Northeast Wave Forecast
WARNING: These coastal wave forecasts are experimental and should NOT be relied upon as a primary source of wave forecast information. Significant errors in predicting coastal wave heights and the timing of storm events are known to occur.
About this forecast map
- The maps depict forecast surface wave conditions in the Gulf of Maine 48 hours in the future
- Colors represent "significant wave height," the most probable height (in meters) of the largest wind-driven waves
- Arrows show the direction that the largest wind-driven waves travel
- Arrow length represent wave period - defined as time (in seconds) between successive wave crests - shorter arrows correspond to choppy seas and longer arrows indicate swells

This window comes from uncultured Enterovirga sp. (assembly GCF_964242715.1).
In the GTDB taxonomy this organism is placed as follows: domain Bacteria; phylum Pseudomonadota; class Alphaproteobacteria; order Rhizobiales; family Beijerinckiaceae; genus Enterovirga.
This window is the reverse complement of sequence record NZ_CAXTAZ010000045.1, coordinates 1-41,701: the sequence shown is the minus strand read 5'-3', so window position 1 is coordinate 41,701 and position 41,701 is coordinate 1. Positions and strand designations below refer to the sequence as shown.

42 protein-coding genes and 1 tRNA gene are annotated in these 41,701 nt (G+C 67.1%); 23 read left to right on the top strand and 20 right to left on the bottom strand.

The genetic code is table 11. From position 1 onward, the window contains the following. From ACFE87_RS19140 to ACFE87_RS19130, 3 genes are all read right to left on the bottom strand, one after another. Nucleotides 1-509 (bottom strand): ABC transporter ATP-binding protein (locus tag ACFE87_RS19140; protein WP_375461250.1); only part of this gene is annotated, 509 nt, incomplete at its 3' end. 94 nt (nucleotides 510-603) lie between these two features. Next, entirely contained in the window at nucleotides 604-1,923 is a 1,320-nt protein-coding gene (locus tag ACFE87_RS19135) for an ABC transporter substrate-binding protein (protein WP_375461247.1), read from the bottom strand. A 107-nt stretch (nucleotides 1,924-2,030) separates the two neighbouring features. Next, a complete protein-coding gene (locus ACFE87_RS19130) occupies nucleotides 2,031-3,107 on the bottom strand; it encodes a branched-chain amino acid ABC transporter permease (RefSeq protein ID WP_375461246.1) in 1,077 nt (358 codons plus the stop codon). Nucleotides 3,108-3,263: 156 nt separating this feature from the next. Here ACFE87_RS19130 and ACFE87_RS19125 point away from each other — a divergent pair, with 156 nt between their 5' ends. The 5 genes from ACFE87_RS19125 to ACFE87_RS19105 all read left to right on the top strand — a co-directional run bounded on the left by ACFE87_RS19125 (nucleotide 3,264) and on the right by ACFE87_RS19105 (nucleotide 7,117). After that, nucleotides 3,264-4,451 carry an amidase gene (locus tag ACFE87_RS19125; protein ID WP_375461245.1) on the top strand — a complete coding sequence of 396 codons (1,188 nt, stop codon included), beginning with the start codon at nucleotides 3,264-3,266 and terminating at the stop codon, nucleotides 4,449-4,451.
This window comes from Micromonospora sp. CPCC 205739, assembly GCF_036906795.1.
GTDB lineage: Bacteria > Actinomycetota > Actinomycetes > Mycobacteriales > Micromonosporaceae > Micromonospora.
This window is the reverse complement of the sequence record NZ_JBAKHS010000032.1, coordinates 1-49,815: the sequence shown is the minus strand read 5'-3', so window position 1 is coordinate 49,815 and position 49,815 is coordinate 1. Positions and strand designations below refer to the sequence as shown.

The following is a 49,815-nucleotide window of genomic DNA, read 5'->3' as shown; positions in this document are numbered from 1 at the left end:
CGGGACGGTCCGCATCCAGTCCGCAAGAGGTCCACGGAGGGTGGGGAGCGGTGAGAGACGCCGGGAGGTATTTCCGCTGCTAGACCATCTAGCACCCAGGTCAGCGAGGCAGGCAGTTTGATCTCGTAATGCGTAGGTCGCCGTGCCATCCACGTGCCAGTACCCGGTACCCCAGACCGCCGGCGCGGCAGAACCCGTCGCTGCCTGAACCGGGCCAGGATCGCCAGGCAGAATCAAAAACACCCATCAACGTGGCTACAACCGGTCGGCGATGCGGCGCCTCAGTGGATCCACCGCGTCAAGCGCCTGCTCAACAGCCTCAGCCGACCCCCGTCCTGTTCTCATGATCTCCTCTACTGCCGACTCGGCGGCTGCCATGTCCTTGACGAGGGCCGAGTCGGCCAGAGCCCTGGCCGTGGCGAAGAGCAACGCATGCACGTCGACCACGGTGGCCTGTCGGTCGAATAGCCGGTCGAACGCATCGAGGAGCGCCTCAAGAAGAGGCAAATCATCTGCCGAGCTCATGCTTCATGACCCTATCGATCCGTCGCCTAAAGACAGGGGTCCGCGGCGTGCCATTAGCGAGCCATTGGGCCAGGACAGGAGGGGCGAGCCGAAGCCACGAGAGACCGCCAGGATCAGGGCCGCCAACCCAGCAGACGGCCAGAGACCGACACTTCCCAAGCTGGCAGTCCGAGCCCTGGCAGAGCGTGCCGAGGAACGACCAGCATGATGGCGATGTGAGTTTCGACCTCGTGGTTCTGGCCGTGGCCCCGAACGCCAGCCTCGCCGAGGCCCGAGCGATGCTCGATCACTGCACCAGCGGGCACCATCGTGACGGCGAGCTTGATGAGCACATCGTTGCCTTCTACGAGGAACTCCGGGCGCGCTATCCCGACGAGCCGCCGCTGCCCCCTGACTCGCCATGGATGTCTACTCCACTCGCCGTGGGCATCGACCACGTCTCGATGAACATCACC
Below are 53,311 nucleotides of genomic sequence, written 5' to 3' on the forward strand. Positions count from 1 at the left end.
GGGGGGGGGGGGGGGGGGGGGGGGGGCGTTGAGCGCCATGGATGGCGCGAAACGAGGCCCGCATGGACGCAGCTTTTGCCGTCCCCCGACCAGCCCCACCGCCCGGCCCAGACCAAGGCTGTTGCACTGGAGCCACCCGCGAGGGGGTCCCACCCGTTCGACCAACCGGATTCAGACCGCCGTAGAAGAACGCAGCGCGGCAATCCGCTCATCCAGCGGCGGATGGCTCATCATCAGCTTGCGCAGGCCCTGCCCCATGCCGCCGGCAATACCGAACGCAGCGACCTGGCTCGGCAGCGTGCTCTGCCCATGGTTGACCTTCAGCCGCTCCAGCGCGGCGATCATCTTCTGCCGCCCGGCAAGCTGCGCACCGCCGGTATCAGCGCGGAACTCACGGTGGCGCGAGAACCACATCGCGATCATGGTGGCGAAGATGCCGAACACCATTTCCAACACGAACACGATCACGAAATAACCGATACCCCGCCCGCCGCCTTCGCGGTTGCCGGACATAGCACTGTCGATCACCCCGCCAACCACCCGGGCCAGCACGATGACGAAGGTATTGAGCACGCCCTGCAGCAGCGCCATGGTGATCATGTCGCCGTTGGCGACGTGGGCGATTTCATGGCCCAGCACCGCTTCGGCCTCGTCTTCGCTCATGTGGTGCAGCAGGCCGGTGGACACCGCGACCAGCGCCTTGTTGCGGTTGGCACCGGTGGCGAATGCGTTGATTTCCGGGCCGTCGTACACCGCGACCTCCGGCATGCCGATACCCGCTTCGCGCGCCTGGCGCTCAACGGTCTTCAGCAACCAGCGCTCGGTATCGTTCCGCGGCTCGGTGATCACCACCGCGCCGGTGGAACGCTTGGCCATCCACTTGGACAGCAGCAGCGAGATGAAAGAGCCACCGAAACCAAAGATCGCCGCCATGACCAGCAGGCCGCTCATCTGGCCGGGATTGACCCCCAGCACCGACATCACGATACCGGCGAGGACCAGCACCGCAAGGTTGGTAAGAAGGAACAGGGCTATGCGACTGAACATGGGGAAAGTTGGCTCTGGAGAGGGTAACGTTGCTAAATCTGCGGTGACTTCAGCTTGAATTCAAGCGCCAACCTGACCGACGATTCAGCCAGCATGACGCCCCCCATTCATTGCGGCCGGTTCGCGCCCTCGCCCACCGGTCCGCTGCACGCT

- Forecast maps are updated twice daily
- The 10 digit time stamp at the end of the map caption indicates the year, month, day, and hour of the map in Greenwich Mean Time (GMT).
Safe and efficient maritime activity is dependent on the delivery of accurate and timely wave forecasts. Winds generate surface waves; thus, wave forecasts are driven by wind forecasts. Wave forecasts are based on computer models; however, many of these models are tailored to Atlantic Ocean's deep waters, not the relatively shallow Gulf of Maine.
Wave models in the Northeast
Scientists at the Bedford Institute of Oceanography are providing NERACOOS with wave model results for the Atlantic, Western Atlantic and Gulf of Maine regions based on the WaveWatch III model.
The details of the WaveWatch III model configuration can be found at: http://polar.ncep.noaa.gov/waves/wavewatch/wavewatch.html.
Additionally, researchers at Texas A & M University at Galveston produce Gulf of Maine wave predictions. These predictions are available here: http://www.tamug.edu/mase/Wave_file/wave%20simulations.htm